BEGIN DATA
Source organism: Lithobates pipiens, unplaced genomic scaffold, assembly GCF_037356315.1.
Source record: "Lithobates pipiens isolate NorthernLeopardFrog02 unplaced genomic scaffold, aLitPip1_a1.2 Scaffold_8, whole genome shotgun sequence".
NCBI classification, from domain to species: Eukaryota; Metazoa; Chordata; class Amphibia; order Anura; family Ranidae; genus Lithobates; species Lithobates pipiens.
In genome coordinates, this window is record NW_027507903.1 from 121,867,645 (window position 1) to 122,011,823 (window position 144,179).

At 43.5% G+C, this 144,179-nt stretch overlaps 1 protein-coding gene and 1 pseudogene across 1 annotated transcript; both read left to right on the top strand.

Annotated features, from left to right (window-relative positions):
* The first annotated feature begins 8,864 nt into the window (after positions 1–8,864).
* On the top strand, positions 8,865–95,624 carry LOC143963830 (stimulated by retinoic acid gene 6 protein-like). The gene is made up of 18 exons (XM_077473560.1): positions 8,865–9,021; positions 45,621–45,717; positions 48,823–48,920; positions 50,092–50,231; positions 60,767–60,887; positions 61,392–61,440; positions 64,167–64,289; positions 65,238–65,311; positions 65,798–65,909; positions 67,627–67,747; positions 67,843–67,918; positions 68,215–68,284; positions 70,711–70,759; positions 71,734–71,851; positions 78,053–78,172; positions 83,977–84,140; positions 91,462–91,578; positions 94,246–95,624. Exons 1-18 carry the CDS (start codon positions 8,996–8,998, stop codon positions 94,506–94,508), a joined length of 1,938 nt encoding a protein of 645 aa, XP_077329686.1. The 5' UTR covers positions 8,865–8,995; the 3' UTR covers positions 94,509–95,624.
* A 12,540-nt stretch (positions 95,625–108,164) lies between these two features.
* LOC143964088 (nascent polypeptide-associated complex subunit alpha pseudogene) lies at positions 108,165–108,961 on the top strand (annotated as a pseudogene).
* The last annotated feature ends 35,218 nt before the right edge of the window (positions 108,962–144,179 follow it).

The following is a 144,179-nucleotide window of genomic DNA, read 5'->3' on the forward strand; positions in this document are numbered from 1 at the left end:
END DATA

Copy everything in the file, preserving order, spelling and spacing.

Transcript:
Source organism: Lithobates pipiens, unplaced genomic scaffold, assembly GCF_037356315.1.
Source record: "Lithobates pipiens isolate NorthernLeopardFrog02 unplaced genomic scaffold, aLitPip1_a1.2 Scaffold_8, whole genome shotgun sequence".
NCBI classification, from domain to species: Eukaryota; Metazoa; Chordata; class Amphibia; order Anura; family Ranidae; genus Lithobates; species Lithobates pipiens.
In genome coordinates, this window is record NW_027507903.1 from 121,867,645 (window position 1) to 122,011,823 (window position 144,179).

At 43.5% G+C, this 144,179-nt stretch overlaps 1 protein-coding gene and 1 pseudogene across 1 annotated transcript; both read left to right on the top strand.

Annotated features, from left to right (window-relative positions):
* The first annotated feature begins 8,864 nt into the window (after positions 1–8,864).
* On the top strand, positions 8,865–95,624 carry LOC143963830 (stimulated by retinoic acid gene 6 protein-like). The gene is made up of 18 exons (XM_077473560.1): positions 8,865–9,021; positions 45,621–45,717; positions 48,823–48,920; positions 50,092–50,231; positions 60,767–60,887; positions 61,392–61,440; positions 64,167–64,289; positions 65,238–65,311; positions 65,798–65,909; positions 67,627–67,747; positions 67,843–67,918; positions 68,215–68,284; positions 70,711–70,759; positions 71,734–71,851; positions 78,053–78,172; positions 83,977–84,140; positions 91,462–91,578; positions 94,246–95,624. Exons 1-18 carry the CDS (start codon positions 8,996–8,998, stop codon positions 94,506–94,508), a joined length of 1,938 nt encoding a protein of 645 aa, XP_077329686.1. The 5' UTR covers positions 8,865–8,995; the 3' UTR covers positions 94,509–95,624.
* A 12,540-nt stretch (positions 95,625–108,164) lies between these two features.
* LOC143964088 (nascent polypeptide-associated complex subunit alpha pseudogene) lies at positions 108,165–108,961 on the top strand (annotated as a pseudogene).
* The last annotated feature ends 35,218 nt before the right edge of the window (positions 108,962–144,179 follow it).

The following is a 144,179-nucleotide window of genomic DNA, read 5'->3' on the forward strand; positions in this document are numbered from 1 at the left end: